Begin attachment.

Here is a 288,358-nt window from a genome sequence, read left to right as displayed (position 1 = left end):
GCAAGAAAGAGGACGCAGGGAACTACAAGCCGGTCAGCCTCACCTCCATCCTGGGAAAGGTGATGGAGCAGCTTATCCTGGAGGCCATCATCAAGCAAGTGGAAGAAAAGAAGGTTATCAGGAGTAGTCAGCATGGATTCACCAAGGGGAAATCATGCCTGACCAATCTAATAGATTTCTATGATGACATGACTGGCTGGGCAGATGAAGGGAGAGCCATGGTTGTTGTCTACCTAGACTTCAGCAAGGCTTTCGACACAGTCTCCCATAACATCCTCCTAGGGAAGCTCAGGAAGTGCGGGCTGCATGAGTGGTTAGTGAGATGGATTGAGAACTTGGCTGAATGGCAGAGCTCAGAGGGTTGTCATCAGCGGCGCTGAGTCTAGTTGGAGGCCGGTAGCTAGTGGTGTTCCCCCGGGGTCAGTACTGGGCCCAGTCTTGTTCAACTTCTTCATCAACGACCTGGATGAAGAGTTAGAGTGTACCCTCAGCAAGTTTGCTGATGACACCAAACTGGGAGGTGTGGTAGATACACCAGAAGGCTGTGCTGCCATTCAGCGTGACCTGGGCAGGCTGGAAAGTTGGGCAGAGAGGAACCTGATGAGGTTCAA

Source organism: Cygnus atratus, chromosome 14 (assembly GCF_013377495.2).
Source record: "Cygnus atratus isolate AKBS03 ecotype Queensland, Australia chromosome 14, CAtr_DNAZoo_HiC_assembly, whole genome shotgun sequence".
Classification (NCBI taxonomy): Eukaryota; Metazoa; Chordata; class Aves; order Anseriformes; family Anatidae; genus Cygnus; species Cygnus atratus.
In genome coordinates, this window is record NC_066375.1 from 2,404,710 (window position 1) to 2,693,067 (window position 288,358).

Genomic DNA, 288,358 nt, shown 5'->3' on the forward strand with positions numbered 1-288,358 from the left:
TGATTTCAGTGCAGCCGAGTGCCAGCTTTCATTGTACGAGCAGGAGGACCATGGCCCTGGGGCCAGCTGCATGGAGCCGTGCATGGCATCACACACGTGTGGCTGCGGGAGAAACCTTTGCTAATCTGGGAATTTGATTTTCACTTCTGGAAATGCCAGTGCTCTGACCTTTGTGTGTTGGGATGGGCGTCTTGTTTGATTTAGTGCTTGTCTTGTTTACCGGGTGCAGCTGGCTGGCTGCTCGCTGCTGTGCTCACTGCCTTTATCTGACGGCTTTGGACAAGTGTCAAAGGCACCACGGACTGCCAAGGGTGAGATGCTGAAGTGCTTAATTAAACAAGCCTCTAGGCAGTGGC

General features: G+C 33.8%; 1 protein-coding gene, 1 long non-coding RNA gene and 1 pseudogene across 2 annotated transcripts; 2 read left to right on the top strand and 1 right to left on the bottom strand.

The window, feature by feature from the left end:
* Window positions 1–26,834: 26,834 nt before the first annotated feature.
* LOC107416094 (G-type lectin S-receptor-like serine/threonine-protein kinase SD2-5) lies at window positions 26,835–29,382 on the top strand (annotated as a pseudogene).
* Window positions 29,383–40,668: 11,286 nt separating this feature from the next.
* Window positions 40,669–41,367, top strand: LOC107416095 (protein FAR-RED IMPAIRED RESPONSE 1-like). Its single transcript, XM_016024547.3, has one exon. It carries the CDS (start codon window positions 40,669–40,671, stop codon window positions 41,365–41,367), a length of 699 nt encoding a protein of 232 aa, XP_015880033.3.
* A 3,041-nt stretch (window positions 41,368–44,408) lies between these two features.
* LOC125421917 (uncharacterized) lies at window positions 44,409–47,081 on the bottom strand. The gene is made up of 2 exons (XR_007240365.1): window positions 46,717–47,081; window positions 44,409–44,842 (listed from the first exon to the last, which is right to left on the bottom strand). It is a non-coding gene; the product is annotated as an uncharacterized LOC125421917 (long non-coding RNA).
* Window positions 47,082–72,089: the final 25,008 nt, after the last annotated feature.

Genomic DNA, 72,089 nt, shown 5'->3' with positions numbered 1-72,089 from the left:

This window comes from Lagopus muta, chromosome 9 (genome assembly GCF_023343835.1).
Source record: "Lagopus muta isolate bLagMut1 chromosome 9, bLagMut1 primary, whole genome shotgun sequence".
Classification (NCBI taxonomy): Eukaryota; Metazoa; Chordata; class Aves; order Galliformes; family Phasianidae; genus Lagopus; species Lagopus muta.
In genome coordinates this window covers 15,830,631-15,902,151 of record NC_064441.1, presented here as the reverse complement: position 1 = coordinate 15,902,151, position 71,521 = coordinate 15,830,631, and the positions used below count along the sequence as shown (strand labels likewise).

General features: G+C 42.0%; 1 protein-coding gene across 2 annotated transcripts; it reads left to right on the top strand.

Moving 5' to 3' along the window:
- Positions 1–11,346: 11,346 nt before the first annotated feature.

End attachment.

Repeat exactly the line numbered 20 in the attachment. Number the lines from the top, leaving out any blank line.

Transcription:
Source record: "Lagopus muta isolate bLagMut1 chromosome 9, bLagMut1 primary, whole genome shotgun sequence".